Crop wild relatives have played an often fortuitous and sometimes essential role in improving agricultural systems over the past two centuries, even if their contributions often go unnoticed by the general public.
An early example of the use of CWR took place in the late 1800s, when grape phylloxera (Daktulosphaira vitifoliae) arrived in Europe from North America. The small, aphid-like insect feeds on the roots of grapevines, and the newly arrived species proceeded to do just that all over Europe, but particularly in France, where it led to what became known as the Great French Wine Blight. In France alone, an estimated 2.5 million hectares of vineyards were destroyed by the pest between 1868 and 1900.[i] The solution came, ironically enough, from the same place as the problem, in the form of the wild North American grape species Vitis rupestris, Vitis berlandieri, and Vitis riparia, which have phylloxera-resistant roots. These were sent across the Atlantic by American botanists, and European wine-growers began the long task of reconstituting their vineyards with resistant, wild rootstocks. Today, wild Vitis rootstocks can still be found in the vast majority of vineyards around the world, with favorites such as Chardonnay, Merlot, Sauvignon Blanc, Cabernet Sauvignon and Pinot Noir grafted on them.[ii]
If you prefer beer to wine with your dinner, you might be interested to know that some of today’s most prized hop varieties obtained their high alpha acid content from past crosses with two collections of wild hops from North America.[iii]
The rapid spread of sugarcane mosaic virus (SCMV) was the trigger for another early use of CWR species. The virus was only stopped from devastating sugarcane-growing regions, and the industry saved, when new cane varieties were introduced with SCMV-resistance from wild Saccharum spontaneum. The key cross occurred spontaneously, between the cultivar Black Cheribon and some wild S. spontaneum growing on an extinct volcano in Indonesia. Later, in 1921, this would lead to the breeding of sugarcane variety P.O.J. 2878, described as the greatest cane of all. Without resistance provided from the wild, there would most probably not now be a viable sugarcane industry anywhere in the world.[iv]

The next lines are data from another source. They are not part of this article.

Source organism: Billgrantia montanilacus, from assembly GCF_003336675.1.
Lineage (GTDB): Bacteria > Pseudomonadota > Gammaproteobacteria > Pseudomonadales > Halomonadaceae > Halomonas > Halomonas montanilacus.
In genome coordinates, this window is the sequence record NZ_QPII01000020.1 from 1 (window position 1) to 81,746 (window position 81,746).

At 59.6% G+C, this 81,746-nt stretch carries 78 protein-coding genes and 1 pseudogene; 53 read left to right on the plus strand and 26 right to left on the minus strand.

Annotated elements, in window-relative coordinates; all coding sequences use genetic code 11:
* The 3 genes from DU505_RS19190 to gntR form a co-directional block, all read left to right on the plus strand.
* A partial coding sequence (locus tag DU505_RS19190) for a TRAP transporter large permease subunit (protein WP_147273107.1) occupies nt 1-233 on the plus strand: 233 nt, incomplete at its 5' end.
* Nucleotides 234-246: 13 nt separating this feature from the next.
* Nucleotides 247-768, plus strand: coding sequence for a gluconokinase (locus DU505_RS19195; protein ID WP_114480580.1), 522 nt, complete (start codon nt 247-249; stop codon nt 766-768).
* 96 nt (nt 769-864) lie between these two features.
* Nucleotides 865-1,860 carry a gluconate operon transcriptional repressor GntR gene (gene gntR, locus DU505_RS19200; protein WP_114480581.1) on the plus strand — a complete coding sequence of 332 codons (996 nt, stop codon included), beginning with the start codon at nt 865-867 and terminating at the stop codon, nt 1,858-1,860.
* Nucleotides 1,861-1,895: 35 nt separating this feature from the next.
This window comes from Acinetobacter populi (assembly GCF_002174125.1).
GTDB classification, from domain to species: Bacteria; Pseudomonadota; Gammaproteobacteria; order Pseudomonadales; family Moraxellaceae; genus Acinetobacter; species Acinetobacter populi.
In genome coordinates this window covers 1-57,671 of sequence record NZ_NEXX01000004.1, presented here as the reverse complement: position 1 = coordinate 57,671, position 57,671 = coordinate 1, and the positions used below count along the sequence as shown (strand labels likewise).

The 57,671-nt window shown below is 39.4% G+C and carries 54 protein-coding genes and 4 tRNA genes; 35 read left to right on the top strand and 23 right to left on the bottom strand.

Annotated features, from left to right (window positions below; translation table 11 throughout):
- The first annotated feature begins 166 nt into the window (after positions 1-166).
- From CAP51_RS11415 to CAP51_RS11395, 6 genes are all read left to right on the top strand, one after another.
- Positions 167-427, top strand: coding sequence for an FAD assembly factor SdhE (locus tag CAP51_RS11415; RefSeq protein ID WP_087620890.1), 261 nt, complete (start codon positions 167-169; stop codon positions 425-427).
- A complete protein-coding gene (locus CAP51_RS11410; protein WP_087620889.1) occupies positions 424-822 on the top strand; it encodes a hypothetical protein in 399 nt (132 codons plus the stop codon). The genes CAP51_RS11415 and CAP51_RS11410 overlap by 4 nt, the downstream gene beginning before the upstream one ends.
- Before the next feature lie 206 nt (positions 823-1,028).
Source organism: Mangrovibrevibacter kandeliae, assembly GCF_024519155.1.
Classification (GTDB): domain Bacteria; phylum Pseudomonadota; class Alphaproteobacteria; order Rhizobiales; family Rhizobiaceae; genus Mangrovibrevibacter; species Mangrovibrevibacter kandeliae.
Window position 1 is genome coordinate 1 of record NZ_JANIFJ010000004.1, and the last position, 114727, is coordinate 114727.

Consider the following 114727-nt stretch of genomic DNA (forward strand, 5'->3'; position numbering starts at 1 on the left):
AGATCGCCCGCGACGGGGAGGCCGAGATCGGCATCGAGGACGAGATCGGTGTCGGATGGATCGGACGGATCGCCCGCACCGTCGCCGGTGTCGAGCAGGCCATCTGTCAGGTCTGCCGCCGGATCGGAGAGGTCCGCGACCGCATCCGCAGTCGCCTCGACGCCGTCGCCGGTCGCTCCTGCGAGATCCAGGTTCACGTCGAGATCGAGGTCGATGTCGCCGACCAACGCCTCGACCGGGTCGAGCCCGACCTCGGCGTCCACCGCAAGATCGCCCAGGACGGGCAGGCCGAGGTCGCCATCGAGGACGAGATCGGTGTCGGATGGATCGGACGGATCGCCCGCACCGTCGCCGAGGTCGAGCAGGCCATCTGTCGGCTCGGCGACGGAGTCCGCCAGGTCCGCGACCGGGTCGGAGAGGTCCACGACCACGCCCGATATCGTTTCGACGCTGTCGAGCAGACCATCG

Sugarcane is not the only crop to satisfy your sweet tooth that benefits from some wildness: cacao and oil palm have also gained valuable wild genes through targeted breeding efforts. Cacao (Theobroma cacao), the source of chocolate, gained substantial increases in yield and drought tolerance from crosses with wild germplasm from the Upper Amazon, and breeding with wild Elaeis guineensis from central Africa boosted oil palm yields by 25%.
Crop wild relatives have in fact provided many other valuable traits to a great range of crops. Drought tolerance in rice and barley were introduced from wild Oryza longistaminata and Hordeum spontaneum, respectively. Heat tolerance was provided to chickpea by its wild relative, Cicer reticulatum.[v] The wild tomato species Lycopersicon pimpinellifolium has provided resistance to Fusarium oxysporum, which led to the release of Pan America in 1941, the first tomato cultivar resistant to the fungus, and allowed the expansion of tomato production to the sandy soils of Florida.[vi] The table below presents estimates of the annual economic value of genetic material provided by CWR in 1986.
Estimated annual value of genetic contributions provided by CWR to US agriculture in 1986 in 1986 $ and 2012 $.[vii]
|Percentage of total||Total annual value of contributions (1986 $)||Total annual value of contributions (2012 $)|
|Sugar beet||0.9%||$3.0 – $3.25 million||$6.28 – $6.81 million|
|Oats||0.4%||$0.6 – $2.3 million||$1.26 – $4.82 million|
|Total1||–||$342.3 – $344.25 million||$717.1 – $721.1 million|
1Prescott-Allen and Prescott-Allen (1986) also included potato, tomato, bell pepper, strawberry, cotton, tulip, sweet clover, alfalfa, Spanish iris, smooth brome, highbush blueberry, and lettuce as crops which benefited from wild species, but were not able to estimate the value of these contributions.
In addition to the current value of their past contributions, CWR possess a number of traits of great potential value for future breeding efforts. For example, the wild rice species Oryza coarctata is very tolerant to salinity, while the wild barley Hordeum bulbosum is resistant to a number of diseases and in addition is tolerant to drought, salt and frost. Further genes for drought tolerance have also been identified in the wild chickpea species Cicer echinospermum and the wild sunflower species Helianthus argophyllus.[viii] The wild species Lycopersicon hirsutum is a source of resistance for 9 of the 16 major insect pests of the tomato plant.[ix] These contributions are not trivial: a PricewaterhouseCoopers LLP study estimates the potential value of future use of the wild genepools of 32 major crops at $196 billion.[x]